What is the pathophysiology of dilated cardiomyopathy?

Updated: Nov 28, 2018
  • Author: Vinh Q Nguyen, MD; Chief Editor: Gyanendra K Sharma, MD, FACC, FASE  more...
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Answer

Dilated cardiomyopathy is characterized by ventricular chamber enlargement and systolic dysfunction with greater left ventricular (LV) cavity size with little or no wall hypertrophy. Hypertrophy can be judged as the ratio of LV mass to cavity size; this ratio is decreased in persons with dilated cardiomyopathies.

The enlargement of the remaining heart chambers is primarily due to LV failure, but it may be secondary to the primary cardiomyopathic process. Dilated cardiomyopathies are associated with both systolic and diastolic dysfunction. The decrease in systolic function is by far the primary abnormality due to adverse myocardial remodeling that eventually leads to an increase in the end-diastolic and end-systolic volumes.

Progressive dilation can lead to significant mitral and tricuspid regurgitation, which may further diminish the cardiac output and increase end-systolic volumes and ventricular wall stress. In turn, this leads to further dilation and myocardial dysfunction.

Early compensation for systolic dysfunction and decreased cardiac output is accomplished by increasing the stroke volume, the heart rate, or both (cardiac output = stroke volume × heart rate), which is also accompanied by an increase in peripheral vascular tone. The increase in peripheral tone helps maintain appropriate blood pressure. Also observed is an increased tissue oxygen extraction rate with a shift in the hemoglobin dissociation curve.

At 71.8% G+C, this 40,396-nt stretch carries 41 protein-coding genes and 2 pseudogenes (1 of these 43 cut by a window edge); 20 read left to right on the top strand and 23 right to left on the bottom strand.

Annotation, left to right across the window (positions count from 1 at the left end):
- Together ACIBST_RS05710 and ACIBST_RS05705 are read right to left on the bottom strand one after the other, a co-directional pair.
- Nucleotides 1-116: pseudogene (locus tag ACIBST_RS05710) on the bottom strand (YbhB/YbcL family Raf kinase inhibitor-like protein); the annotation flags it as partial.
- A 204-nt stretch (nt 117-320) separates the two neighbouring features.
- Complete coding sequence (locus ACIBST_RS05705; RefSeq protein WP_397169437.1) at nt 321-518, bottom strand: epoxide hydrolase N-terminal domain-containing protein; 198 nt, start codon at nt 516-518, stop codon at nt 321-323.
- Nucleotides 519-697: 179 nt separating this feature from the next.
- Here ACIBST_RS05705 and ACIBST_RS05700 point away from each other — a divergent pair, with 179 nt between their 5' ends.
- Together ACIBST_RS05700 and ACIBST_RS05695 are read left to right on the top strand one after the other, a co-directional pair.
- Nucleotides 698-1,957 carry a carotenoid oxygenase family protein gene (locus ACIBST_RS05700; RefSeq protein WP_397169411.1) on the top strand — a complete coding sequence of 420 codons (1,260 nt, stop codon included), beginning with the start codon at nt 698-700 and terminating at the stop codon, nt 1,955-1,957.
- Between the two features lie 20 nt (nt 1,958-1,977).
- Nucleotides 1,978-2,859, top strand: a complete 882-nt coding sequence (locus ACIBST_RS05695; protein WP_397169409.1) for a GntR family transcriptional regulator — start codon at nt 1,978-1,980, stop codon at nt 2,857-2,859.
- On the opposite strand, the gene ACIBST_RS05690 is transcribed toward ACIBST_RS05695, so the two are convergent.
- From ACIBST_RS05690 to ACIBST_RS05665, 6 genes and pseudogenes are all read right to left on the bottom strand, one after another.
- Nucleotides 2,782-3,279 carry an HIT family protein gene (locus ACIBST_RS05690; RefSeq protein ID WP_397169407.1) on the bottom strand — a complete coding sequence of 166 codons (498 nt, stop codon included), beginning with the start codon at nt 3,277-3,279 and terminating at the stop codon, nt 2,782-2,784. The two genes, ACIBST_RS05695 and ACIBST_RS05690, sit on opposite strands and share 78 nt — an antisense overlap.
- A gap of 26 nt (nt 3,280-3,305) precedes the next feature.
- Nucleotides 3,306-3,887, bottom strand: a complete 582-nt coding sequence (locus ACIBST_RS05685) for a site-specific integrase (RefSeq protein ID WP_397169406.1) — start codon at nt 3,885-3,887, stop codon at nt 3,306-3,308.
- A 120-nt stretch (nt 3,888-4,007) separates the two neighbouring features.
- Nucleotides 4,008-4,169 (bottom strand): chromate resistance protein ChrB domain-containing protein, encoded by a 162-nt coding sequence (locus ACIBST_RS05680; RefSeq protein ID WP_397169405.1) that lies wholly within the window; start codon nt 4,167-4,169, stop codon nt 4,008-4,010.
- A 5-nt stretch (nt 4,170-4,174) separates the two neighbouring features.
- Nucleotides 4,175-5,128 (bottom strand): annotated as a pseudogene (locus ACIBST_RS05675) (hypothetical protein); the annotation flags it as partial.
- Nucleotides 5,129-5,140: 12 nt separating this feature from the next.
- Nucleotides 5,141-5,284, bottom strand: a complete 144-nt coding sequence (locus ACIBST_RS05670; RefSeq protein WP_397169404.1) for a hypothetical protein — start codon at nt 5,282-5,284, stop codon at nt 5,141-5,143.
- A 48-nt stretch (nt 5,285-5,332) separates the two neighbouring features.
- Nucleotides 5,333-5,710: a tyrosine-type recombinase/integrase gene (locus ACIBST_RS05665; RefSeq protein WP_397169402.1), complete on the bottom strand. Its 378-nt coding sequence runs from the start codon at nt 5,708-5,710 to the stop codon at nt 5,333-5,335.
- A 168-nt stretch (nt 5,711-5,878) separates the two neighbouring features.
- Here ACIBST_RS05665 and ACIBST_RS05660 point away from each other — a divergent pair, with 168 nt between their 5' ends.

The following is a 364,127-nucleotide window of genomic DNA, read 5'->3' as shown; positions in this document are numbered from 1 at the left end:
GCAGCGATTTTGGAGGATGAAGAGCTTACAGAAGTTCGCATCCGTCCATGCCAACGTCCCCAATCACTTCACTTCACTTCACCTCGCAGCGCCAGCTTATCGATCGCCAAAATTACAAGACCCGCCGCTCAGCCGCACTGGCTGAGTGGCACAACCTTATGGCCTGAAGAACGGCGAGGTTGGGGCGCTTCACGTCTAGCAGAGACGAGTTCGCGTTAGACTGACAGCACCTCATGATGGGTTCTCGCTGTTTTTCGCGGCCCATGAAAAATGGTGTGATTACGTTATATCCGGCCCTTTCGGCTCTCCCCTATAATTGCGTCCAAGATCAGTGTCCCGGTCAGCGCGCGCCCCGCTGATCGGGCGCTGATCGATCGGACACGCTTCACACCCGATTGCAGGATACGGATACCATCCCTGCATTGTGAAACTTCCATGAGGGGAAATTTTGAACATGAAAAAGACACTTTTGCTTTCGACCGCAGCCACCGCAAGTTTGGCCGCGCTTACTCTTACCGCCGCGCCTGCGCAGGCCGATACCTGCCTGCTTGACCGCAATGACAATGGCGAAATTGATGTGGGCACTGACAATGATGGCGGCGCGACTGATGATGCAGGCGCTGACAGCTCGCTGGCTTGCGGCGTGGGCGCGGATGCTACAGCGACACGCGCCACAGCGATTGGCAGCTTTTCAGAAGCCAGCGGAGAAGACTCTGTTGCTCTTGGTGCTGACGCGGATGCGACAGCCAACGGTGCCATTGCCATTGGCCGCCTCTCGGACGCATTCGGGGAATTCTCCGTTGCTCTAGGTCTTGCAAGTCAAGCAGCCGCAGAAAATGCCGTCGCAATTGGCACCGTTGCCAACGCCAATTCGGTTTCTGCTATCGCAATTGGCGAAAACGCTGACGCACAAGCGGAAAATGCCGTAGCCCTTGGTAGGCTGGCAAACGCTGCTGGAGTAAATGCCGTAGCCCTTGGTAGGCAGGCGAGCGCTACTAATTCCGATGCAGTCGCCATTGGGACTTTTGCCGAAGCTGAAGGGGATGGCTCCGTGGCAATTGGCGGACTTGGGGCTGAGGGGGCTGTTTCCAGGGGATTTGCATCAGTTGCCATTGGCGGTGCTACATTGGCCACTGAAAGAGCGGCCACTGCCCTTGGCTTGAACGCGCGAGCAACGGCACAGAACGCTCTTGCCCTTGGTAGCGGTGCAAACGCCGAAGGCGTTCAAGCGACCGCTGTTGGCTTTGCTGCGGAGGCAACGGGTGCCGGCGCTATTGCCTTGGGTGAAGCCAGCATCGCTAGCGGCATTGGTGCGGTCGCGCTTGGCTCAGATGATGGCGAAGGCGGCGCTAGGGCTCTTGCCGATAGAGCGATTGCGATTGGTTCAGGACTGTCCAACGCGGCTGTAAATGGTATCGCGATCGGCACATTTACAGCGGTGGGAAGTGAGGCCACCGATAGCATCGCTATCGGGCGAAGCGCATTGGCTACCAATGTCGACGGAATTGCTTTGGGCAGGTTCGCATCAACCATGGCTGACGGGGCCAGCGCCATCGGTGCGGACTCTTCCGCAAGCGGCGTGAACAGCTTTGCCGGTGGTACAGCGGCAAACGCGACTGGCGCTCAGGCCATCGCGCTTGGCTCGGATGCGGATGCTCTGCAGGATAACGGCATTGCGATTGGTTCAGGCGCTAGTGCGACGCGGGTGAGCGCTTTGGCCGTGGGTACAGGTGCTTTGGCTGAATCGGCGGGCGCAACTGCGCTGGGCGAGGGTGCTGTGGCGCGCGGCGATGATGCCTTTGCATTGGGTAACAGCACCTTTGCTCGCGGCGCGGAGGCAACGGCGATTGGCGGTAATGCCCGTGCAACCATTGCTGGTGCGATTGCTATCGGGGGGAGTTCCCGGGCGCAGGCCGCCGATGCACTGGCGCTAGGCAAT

In decompensation of systolic heart failure, several changes in the pressure-volume (P-V) curve are seen. The entire P-V loop shifts to the right with an increased in end-diastolic pressure and end-diastolic volume. Coronary blood flow may also be impaired by hypotension and elevated wall stress, decreasing the perfusion gradient.

The basis for compensation of low cardiac output is explained by the Frank-Starling Law, which states that myocardial force at end-diastole compared with end-systole increases as muscle length increases, thereby generating a greater amount of force as the muscle is stretched. Overstretching, however, leads to failure of the myocardial contractile unit.

These compensatory mechanisms are blunted in persons with dilated cardiomyopathies, as compared with persons with normal LV systolic function. Additionally, these compensatory mechanisms lead to further myocardial injury, dysfunction, and geometric remodeling (concentric or eccentric).


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